Does that title look odd to you? Let me explain it.
Last week I wrote about the 13 long years it took me to finally get a look at the Southwest. The title of last week’s column was, “Some things are a long time coming.” The title of this week’s column finishes the thought.
Some things are a long time coming, but are worth waiting for!
Pardon me while I whisper an amen!
Mind you I don’t hate the Northeast where I was born. I can’t honestly say I hate any part of this country of ours. But that doesn’t mean that I can’t like one part of it a whole lot better than I like some others.
I tell you, I will never forget the day I arrived in Wichita Falls, Texas, the first part of the American Southwest I ever got to live in. It was February of 1956, and as I stepped off the train ...
But hold on a minute. Something tells me that what I have to say will make a whole lot more sense to you if I tell you what things were like at the other end of that train track.
Or bus line, because that’s how my trek southwest began.
Geneva, New York. A small town at the northern end of Seneca Lake, one of the five Finger Lakes located about 20 miles south of good old turn-you-blue-if-you-swim-in-it Lake Ontario.
It’s possible that Geneva, New York, is a warm, friendly, good-hearted place today, but when I was there in 1955 and 1956 it was a place which had a bad reputation with Air Force people. The opinion was that if the world ever needed an enema, the tube was going in right there in downtown Geneva. It was — and this is a fact — the only place in the world where I have ever seen signs that said, “Dogs and airmen keep off the grass!”
Well not quite enough. There was also the weather.
It was cold. COLD cold. So cold that I remember a time, just a few days before I departed the place forever. A chill wind blowing off the lake sent spray onto the road, slowly building up to the point that there were two sets of ruts in six-inch thick ice.
Match that for miserable.
The day I climbed aboard a Greyhound bus headed for some train depot or other — maybe Albany, I don’t remember — the temperature was five below zero, the wind was whistling in my ears, and lake effect snow was coming down sideways.
Took a couple of days to get where I was going I suppose. I really don’t remember much about that trip except for the fact that I was anxious to get where I was going before the Air Force changed its mind and sent me farther north again.
It was February of 1956, and as I stepped off the train that morning two things hit me in the face.
One was the big smile that suddenly blossomed on it.
The other was the temperature: 75 degrees.
That 80-degree change in temperature wasn’t only in the air either. It was also in the attitude of the people.
From the very first minute my feet hit the ground in Texas I felt welcome.
I went inside the terminal and asked directions to Sheppard Air Force Base and was amazed at the response I got. The ticket clerk called someone over and asked him if he hadn’t said he was “goin’ out to the base.” The man said yes, the ticket clerk looked at me, smiled, and said, “There’s your ride.”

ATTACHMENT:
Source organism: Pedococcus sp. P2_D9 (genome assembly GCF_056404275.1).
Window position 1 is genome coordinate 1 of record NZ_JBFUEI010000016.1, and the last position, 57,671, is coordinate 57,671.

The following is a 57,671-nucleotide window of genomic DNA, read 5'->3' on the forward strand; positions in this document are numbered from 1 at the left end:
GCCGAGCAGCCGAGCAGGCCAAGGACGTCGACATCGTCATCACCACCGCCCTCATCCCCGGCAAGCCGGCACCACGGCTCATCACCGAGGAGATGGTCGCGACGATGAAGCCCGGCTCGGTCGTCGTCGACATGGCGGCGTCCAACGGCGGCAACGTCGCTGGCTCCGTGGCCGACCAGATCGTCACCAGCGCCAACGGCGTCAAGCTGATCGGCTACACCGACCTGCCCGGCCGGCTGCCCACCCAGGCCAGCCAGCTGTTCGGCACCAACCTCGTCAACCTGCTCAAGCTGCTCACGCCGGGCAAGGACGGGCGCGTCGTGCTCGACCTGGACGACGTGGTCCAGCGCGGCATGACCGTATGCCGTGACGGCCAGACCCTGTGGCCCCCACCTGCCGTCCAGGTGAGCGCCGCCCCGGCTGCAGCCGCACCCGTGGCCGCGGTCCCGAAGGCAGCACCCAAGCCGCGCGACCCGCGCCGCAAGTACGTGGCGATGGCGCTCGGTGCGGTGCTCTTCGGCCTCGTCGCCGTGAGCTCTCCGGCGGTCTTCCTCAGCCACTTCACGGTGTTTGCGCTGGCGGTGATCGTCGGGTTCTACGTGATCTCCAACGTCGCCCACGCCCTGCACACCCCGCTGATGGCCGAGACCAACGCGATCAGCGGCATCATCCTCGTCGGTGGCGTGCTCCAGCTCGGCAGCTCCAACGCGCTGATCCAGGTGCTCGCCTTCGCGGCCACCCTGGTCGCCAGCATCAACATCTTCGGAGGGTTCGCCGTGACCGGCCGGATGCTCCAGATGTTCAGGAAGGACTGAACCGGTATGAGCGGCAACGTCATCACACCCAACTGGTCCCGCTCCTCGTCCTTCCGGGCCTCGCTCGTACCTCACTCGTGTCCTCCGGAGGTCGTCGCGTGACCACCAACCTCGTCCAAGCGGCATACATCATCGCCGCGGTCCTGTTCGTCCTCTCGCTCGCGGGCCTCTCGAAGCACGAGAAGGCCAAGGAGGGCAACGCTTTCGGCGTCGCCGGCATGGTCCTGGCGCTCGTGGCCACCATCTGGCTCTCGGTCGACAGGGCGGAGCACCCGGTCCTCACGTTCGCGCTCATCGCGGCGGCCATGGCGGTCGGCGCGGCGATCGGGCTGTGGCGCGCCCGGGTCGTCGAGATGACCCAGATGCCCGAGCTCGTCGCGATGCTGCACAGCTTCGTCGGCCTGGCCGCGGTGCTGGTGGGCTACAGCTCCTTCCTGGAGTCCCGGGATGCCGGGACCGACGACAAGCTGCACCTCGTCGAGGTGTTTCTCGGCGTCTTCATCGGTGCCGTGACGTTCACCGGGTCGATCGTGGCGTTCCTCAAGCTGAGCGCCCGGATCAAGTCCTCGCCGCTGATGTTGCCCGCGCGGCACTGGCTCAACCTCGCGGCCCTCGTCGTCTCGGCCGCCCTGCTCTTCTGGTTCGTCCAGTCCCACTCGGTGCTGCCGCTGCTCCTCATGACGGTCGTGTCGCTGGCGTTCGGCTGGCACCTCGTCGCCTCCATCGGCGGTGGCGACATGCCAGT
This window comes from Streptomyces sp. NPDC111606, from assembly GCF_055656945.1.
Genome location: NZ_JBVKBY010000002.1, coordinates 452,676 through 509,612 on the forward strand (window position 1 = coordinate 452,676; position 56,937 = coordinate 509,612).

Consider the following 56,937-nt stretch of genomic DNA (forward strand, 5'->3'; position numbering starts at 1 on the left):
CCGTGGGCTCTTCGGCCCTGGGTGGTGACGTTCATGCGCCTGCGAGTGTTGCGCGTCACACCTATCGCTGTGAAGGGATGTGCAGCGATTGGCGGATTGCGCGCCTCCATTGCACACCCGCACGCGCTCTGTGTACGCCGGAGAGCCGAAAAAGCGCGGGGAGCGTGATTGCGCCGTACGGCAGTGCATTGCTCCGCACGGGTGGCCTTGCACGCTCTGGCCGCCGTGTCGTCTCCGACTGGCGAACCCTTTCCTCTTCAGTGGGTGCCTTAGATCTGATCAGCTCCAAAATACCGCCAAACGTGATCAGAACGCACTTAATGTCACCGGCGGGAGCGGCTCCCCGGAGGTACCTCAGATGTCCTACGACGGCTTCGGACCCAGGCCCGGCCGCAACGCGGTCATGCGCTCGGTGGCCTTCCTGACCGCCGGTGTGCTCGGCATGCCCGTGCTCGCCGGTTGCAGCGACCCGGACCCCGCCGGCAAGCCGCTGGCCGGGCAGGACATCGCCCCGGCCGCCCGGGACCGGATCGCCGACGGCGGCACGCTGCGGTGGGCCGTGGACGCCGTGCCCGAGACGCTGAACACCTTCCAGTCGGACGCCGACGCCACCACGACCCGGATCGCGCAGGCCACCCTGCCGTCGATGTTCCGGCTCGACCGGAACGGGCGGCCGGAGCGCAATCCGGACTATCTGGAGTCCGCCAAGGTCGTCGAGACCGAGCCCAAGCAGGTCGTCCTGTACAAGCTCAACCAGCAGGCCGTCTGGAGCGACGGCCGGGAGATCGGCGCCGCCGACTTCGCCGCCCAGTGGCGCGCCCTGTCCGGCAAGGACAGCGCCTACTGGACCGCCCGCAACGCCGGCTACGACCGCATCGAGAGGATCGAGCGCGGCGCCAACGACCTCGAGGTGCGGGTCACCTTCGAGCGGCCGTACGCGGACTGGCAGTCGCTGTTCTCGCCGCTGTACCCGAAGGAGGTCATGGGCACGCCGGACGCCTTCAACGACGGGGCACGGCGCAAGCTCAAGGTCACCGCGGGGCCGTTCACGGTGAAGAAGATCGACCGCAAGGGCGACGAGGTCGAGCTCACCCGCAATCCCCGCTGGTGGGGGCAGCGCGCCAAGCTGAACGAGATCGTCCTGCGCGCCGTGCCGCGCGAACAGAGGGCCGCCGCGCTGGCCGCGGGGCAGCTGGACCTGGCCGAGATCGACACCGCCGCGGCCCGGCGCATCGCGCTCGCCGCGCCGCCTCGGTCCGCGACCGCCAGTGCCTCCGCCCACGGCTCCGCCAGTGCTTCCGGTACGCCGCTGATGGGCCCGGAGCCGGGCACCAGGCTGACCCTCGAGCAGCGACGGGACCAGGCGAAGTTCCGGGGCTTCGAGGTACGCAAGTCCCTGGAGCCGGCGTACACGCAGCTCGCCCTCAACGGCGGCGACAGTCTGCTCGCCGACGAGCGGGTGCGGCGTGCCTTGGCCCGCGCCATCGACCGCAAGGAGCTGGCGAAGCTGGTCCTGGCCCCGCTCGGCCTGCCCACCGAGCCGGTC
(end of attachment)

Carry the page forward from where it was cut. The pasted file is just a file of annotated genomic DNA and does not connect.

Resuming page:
A ride out to the base from a total stranger.
It was a sign of things to come.
I won’t go into too many details. I’ll just stick to one short little story I’ve told people for the past 50 years. It says all that needs to be said.
The apartment building in Wichita Falls where I rented a nice little apartment right after I got there was owned by a tall rangy Texan named Tom Bell.
Day after day, Tom sat down in the lobby of his apartment building with a pair of scuffed cowboy boots kicked up on a desk, reading a newspaper and talking with people as they came and went.
It was a long time ago, but I remember him well. A broad tanned face, a soft Texas drawl, laugh wrinkles around his eyes, a bolo tie, a Stetson. And, of course, those boots.
I lived in that apartment for over six months until I finally moved on base. I really didn’t intend to stay long because I absolutely could not afford the $65 rent. I stayed there because rentals were in short supply in Wichita Falls, something that’s often true near a large military base. Sheppard AFB had something like 18,000 men on it, many of them married. That added a heavy burden on the rental situation.
Not owning a car, I had an additional problem. I could only rent a place where I could get a lift out to the base each day. A tech sergeant in my outfit lived just up the road, and he used to come by every morning and pick me up.
Mind you, that apartment was worth every nickel I paid for it. It was nice. And well worth the money.
But I wasn’t making much in those days. We barely scraped through from payday to payday, and I kept looking for a place I could afford. As soon as I found one I told Tom Bell I was moving.
“Get a place on base?” he asked, smiling.
I felt a little embarrassed, but what the heck, the truth is the truth.
“No,” I told him. “We ... uh, we can’t afford the rent.”
“No? I try to keep my rents fair.”
“Oh, it’s fair. It’s very fair. We just can’t afford it.”
“How much is your new place going to cost you?”
“Twenty dollars less.”
“Oh, shoot! Pay me twenty less and stay here.”
Do I have to say any more?
Well, just one more thing, I guess.